Rethinking Europe

AUKUS Deal: Europe’s Global Strategy Falls Short

Europe needs to make clear proposals to the U.S. in its Indo-Pacific strategy to set a common approach to China.

Takeaways


  • The AUKUS strategic agreement is a not an escalation. It is a reality check to deal the Chinese exercise of its increasing power.
  • The French diplomatic drama surrounding AUKUS reveals Macron´s fear that France is now strategically irrelevant in the Indo-Pacific.
  • Biden´s consultations on AUKUS should have included France. That might have spared the excited French reaction.
  • EU member nations need to understand China’s growing hard power is now eliciting a genuinely tough and structural political-military reaction in the United States.
  • Do the French in particular wish to follow the unilateral German lead with the EU agreement with China on Comprehensive Agreement on Investment (CAI)?
  • Europe needs to make clear proposals to the U.S. in its Indo-Pacific strategy to set a common approach to China.
  • The nebulous concept of “European strategic autonomy” which is what Macron wants for France to lead the European Union is an ambivalent middle course between the two great powers.
  • Macron’s protests cover up the fact that strategic autonomy requires a much higher degree of self-reliance on the part of the EU nations than the French President is willing to admit.

In response to a rising Chinese dominance in the region, Australia, the UK and the United States agreed on more extensive cooperation on cybersecurity, artificial intelligence and quantum computing (AUKUS).

As a result, Australia cancelled a multi-billion dollar diesel submarine contract with the French in favor of nuclear-powered submarines supplied from the UK and the U.S.

The China-Australia kerfuffle

The nuclear-powered submarines will `enable Canberra to meet the challenge along with other members of the Quadrilateral Security Dialogue`. Beijing had seemed intent on improving relations with Canberra.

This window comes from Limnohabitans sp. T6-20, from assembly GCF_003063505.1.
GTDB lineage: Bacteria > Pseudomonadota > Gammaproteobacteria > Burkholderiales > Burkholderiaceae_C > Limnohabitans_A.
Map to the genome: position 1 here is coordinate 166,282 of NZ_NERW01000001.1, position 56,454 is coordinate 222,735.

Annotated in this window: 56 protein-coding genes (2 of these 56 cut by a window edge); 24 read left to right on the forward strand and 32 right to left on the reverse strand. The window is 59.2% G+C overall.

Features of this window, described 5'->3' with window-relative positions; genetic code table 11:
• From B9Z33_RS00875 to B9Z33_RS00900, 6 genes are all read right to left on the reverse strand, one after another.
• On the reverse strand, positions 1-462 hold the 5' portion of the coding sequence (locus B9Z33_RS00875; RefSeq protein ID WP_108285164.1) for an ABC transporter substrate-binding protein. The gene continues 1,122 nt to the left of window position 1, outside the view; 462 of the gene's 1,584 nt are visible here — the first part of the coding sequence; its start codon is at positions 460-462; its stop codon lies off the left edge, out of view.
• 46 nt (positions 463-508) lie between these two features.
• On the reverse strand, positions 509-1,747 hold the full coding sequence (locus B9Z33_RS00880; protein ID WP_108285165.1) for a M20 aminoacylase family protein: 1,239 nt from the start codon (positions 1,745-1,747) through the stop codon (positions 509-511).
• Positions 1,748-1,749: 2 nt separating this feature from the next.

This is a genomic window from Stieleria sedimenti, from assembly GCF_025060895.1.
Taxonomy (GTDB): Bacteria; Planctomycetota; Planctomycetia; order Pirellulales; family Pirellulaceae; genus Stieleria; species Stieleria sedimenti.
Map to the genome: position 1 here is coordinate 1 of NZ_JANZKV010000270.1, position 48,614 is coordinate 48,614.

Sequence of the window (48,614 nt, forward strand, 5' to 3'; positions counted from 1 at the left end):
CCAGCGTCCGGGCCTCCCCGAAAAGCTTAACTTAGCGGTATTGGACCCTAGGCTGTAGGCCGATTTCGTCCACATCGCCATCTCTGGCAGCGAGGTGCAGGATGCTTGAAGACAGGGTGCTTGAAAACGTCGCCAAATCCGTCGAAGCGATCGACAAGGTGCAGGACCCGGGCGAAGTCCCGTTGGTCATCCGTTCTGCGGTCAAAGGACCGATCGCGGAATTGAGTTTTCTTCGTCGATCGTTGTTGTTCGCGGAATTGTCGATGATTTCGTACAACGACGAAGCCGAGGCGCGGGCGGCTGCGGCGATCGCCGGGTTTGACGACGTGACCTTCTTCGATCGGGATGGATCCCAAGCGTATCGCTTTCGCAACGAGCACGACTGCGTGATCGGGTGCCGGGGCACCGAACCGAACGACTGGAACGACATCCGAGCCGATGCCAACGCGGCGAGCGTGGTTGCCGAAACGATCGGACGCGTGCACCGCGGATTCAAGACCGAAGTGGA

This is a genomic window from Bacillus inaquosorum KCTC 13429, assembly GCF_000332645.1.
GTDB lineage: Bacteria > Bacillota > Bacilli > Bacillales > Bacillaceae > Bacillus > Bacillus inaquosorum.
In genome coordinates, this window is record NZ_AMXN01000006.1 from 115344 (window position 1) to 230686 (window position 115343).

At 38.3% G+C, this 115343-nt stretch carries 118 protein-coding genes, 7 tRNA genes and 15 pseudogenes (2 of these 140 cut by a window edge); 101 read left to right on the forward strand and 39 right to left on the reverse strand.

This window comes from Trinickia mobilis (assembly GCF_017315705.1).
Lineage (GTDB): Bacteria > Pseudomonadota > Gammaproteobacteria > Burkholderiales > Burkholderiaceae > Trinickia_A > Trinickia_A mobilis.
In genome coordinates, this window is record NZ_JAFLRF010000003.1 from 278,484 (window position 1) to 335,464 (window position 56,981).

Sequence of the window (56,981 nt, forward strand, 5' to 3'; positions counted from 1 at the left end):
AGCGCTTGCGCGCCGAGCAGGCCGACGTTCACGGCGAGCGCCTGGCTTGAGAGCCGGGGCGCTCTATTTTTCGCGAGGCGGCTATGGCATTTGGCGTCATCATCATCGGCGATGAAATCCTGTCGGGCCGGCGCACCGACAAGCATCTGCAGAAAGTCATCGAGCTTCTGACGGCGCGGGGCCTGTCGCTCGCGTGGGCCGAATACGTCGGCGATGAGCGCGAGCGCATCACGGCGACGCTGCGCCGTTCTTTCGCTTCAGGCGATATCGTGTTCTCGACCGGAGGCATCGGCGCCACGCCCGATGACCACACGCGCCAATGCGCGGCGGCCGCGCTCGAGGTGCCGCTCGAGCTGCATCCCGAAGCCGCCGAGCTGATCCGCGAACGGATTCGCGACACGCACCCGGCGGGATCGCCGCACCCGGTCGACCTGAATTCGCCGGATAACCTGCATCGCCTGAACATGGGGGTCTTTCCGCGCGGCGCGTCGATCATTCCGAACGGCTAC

But in response to the Quad, according to Kevin Rudd, China suddenly imposed restrictions on imports of Australian coal—and then meat, cotton, wool, barley, wheat, timber, copper, sugar, lobster and wine.

Focus on China

The driving force of this deal is China´s global rise. China has significantly increased its military capabilities and, toward Australia, it has shown the worst of its “wolf-warrior diplomacy”.

Australia faces blunt Chinese pressure. In 2018, the Australian government banned Chinese telecommunications company Huawei from its 5G networks.

China`s foreign ministry responded with a twitter post of a photo shopped image depicting an Australian solider killing an Afghan child.

At the time, the Chinese Foreign Ministry spokesperson Hua Chunying rejected calls for an apology.

The Chinese also retaliated with tariffs and trade restrictions against Australia after Prime Minister Morrison called for an independent inquiry on the origins of the corona virus.

To defend his country against such Chinese provocations, it is not surprising that Prime Minister Morrison sought support from the United States and the Quadrilateral Security Dialogue with the U.S., Japan and India.

Checking Chinese power

The AUKUS strategic agreement is a not an escalation. It is a reality check to deal the Chinese exercise of its increasing power.

The French diplomatic drama surrounding AUKUS, in addition to losing a long-term submarine contract, risks concealing rather than highlighting what the deal reveals about Macron´s fear that France is now strategically irrelevant in the Indo-Pacific.